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Since 2007, U.S. institutions of higher education have primarily reduced carbon emissions by increasing the use of natural gas. (Click graphic to enlarge)

Despite higher ed’s progress in reducing energy use and making facilities more sustainable, it turns out that the biggest factor in the drop has been due to a change from coal and oil to natural gas, a cleaner-burning fuel.

Between 2007 and 2014, emissions per square foot have declined 13 percent, found a recent study of energy use and carbon emissions data at 343 U.S. colleges and universities from Sightlines, a university facilities cost-analysis provider, and the University of New Hampshire Sustainability Institute.

An innovative articulation agreement between Anna Maria College and nearby Quinsigamond Community College (both in Massachusetts) will help fill critical public service jobs.

Under the terms of the agreement, students in public service majors who earn an associate degree at Quinsigamond are guaranteed admission to Anna Maria to complete their four-year degree.

The national PhD Project has encouraged about 1,000 professionals of color to leave the corporate world to become business school professors.

Lack of diversity among faculty and administrators compounded the racial tensions that drove a wave of student protests—and a handful of high-level resignations—on campuses across the U.S. in the fall of 2015.

The Red Folder, created by the University of California, is being adapted statewide as a resource for guidance on distressed student interaction.

Recent studies suggest that up to one-third of college students suffer mental health problems. California’s colleges and universities have made strides in providing mental health care to students—when higher ed as a whole has struggled to keep up with a growing demand for services.

A risk of fire may be less dangerous than the chemicals used to prevent it, and Harvard is adapting accordingly.

The Healthy Green Campus project—an initiative to improve student health through sustainable practices—grew out of a collaboration between Harvard’s T.H. Chan School of Public Health, researchers from the university’s Center for Health and the Global Environment, and the Silent Spring Institute.

Spectrum perspective: The New Brunswick campus of Rutgers will soon have two new buildings, one for the day program and another to provide housing for its participants.

A groundbreaking facility in development at Rutgers University will provide adults with autism opportunities to work on campus and live in apartments alongside clinical staff and graduate students.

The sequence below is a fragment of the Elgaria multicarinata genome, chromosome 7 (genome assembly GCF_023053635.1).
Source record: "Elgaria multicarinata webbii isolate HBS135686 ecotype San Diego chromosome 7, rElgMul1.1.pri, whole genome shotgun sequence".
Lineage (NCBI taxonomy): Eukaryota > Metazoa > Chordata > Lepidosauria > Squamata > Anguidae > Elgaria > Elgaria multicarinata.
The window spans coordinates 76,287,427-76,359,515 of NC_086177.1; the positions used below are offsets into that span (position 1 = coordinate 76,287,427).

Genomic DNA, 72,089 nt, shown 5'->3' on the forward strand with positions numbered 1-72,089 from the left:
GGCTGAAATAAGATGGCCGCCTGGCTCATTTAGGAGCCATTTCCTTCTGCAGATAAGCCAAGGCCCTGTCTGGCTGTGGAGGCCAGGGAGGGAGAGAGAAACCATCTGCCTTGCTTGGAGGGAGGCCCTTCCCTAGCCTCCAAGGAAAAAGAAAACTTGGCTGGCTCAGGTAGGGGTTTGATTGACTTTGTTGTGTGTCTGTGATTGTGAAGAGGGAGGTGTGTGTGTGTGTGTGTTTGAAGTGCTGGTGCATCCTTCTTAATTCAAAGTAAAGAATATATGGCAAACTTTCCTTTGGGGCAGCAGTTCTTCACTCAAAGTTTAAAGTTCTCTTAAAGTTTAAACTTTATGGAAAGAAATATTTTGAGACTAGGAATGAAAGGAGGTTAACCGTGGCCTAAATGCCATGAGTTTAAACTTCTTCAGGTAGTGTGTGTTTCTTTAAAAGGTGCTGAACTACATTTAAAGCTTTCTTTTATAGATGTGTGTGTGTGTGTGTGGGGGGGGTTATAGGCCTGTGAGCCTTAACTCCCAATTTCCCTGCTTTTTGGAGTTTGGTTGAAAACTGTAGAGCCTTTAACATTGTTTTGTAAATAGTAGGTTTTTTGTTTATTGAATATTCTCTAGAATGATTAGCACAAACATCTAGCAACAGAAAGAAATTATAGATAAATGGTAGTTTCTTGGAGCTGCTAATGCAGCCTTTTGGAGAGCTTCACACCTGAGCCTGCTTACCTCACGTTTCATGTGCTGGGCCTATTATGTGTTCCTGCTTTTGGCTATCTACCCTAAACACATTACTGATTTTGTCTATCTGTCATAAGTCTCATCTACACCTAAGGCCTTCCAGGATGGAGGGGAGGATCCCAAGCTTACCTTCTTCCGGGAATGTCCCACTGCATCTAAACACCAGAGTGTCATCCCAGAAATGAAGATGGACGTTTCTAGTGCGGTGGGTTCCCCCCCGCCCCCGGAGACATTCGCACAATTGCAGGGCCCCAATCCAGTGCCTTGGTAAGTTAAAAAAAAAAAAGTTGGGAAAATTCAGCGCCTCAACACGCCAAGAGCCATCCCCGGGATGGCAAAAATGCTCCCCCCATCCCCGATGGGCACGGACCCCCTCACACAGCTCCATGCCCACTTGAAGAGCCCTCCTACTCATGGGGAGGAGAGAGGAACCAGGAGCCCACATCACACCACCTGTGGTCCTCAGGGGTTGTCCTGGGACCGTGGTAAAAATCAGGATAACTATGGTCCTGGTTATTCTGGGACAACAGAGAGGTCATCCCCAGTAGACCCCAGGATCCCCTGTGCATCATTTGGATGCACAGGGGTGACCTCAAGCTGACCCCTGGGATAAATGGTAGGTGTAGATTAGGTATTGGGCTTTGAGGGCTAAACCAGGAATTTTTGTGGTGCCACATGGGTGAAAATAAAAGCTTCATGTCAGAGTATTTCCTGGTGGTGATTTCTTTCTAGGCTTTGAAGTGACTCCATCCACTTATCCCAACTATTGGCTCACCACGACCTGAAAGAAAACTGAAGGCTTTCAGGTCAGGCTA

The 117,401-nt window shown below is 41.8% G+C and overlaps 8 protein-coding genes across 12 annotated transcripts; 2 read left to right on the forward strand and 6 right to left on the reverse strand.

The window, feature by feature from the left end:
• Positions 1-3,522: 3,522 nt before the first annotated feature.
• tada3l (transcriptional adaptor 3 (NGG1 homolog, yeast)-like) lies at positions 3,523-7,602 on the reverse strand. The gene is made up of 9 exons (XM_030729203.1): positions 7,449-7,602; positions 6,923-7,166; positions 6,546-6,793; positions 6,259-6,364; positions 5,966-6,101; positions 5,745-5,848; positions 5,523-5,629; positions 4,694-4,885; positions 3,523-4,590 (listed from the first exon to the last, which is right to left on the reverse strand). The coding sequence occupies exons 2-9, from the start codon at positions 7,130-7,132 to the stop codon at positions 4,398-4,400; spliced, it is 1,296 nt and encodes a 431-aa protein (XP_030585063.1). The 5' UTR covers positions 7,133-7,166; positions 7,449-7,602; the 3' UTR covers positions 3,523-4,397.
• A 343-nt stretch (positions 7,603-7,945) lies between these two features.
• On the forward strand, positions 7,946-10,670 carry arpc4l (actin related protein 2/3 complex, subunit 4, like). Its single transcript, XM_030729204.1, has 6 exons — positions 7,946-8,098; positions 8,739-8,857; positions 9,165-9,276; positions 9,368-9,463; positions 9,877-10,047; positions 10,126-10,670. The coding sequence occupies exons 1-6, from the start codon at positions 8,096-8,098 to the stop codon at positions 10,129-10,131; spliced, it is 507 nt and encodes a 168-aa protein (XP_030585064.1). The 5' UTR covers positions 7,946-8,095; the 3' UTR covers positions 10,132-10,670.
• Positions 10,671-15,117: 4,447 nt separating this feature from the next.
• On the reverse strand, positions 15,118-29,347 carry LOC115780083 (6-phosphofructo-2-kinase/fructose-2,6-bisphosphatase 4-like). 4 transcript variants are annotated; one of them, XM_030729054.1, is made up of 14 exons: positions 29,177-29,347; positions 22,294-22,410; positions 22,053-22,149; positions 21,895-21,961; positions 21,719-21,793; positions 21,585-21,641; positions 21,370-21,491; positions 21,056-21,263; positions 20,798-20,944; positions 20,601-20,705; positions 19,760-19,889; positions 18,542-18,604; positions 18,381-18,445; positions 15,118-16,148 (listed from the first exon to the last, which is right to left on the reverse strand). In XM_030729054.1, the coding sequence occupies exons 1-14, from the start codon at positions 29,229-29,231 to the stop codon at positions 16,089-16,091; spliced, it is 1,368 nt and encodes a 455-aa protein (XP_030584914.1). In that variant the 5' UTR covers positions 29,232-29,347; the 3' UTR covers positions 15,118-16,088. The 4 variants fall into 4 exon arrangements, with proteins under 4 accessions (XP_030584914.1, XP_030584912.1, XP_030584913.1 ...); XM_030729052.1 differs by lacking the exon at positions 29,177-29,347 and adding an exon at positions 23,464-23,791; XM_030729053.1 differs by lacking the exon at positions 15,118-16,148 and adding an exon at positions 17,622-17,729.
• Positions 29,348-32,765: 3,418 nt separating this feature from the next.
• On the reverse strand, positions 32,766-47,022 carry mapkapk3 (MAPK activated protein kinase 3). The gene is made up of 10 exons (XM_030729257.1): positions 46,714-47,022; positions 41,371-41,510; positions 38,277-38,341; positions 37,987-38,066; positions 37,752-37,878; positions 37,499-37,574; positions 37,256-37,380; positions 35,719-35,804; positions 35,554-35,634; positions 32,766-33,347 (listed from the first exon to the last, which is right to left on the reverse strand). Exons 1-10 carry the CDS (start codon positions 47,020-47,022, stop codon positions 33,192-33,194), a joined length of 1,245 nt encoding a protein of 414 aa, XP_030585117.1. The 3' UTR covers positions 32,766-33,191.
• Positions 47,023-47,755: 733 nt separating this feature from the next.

Yale will analyze the cost of carbon at its Peabody Museum of Natural History and 19 other campus buildings to help guide other institutions. (Photo: Patrick Lynch/Yale)

Energy conservation at Yale now goes beyond lower utility bills. The institution broke new ground in higher ed recently with a pilot program to calculate the wider cost of carbon use at 20 of its New Haven, Connecticut, buildings, including the well-known Peabody Museum and the president’s office.

The point of pollution is just one cost, says Ryan Laemel, Yale’s project coordinator. “We pay downstream in the form of added healthcare costs and rising food prices due to declining agricultural productivity, for example.”

Kinesiology students from Cal State, Fullerton traveled to Greece for a summer study trip focused on philosophy and the Olympics. Student Justin Carrido snapped this group selfie at the Acropolis.

White students accounted for three-quarters of the nearly 300,000 students who studied abroad last school year. But a group of minority-serving colleges and universities is striving to alter that statistic.

The U.S. experienced a decrease in million-dollar donations in 2014. (Click to enlarge)

At least 1,831 gifts of $1 million or more—a total of $24.5 billion—were given to charity across eight international regions in 2014, with higher education remaining the top recipient.

Yet it’s a decrease from 2013, when 1,995 donations worth $26.3 billion were reported.

Students can color, practice golf shots on a putting green, build with Legos and play video games at the Niagara University library’s “stress-busting station.”

It gets heavy use during finals week, but is set up year round to encourage students to gather with classmates for activities other than cramming for exams, says Debra Colley, the New York university’s executive vice president.

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